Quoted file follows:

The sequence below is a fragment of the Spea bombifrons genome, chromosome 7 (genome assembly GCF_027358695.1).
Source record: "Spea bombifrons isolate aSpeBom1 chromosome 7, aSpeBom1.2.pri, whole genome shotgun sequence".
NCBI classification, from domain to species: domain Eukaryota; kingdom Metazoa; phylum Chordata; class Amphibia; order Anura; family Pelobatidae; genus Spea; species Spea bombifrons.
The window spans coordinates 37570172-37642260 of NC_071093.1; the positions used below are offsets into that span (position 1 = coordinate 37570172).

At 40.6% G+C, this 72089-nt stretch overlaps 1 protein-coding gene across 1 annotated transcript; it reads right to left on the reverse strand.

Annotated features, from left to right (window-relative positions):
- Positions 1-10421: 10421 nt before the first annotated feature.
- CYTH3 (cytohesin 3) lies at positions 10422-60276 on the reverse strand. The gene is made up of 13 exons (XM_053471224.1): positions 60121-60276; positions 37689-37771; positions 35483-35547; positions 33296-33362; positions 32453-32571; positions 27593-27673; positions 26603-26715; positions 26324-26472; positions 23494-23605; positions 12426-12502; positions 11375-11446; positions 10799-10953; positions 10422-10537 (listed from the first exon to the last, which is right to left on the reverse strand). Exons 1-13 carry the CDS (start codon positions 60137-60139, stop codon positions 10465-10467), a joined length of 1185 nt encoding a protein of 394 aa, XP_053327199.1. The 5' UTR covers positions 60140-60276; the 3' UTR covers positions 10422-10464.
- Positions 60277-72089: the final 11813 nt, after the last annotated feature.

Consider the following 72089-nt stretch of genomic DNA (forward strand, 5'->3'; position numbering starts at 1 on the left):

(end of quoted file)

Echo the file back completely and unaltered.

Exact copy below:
The sequence below is a fragment of the Spea bombifrons genome, chromosome 7 (genome assembly GCF_027358695.1).
Source record: "Spea bombifrons isolate aSpeBom1 chromosome 7, aSpeBom1.2.pri, whole genome shotgun sequence".
NCBI classification, from domain to species: domain Eukaryota; kingdom Metazoa; phylum Chordata; class Amphibia; order Anura; family Pelobatidae; genus Spea; species Spea bombifrons.
The window spans coordinates 37570172-37642260 of NC_071093.1; the positions used below are offsets into that span (position 1 = coordinate 37570172).

At 40.6% G+C, this 72089-nt stretch overlaps 1 protein-coding gene across 1 annotated transcript; it reads right to left on the reverse strand.

Annotated features, from left to right (window-relative positions):
- Positions 1-10421: 10421 nt before the first annotated feature.
- CYTH3 (cytohesin 3) lies at positions 10422-60276 on the reverse strand. The gene is made up of 13 exons (XM_053471224.1): positions 60121-60276; positions 37689-37771; positions 35483-35547; positions 33296-33362; positions 32453-32571; positions 27593-27673; positions 26603-26715; positions 26324-26472; positions 23494-23605; positions 12426-12502; positions 11375-11446; positions 10799-10953; positions 10422-10537 (listed from the first exon to the last, which is right to left on the reverse strand). Exons 1-13 carry the CDS (start codon positions 60137-60139, stop codon positions 10465-10467), a joined length of 1185 nt encoding a protein of 394 aa, XP_053327199.1. The 5' UTR covers positions 60140-60276; the 3' UTR covers positions 10422-10464.
- Positions 60277-72089: the final 11813 nt, after the last annotated feature.

Consider the following 72089-nt stretch of genomic DNA (forward strand, 5'->3'; position numbering starts at 1 on the left):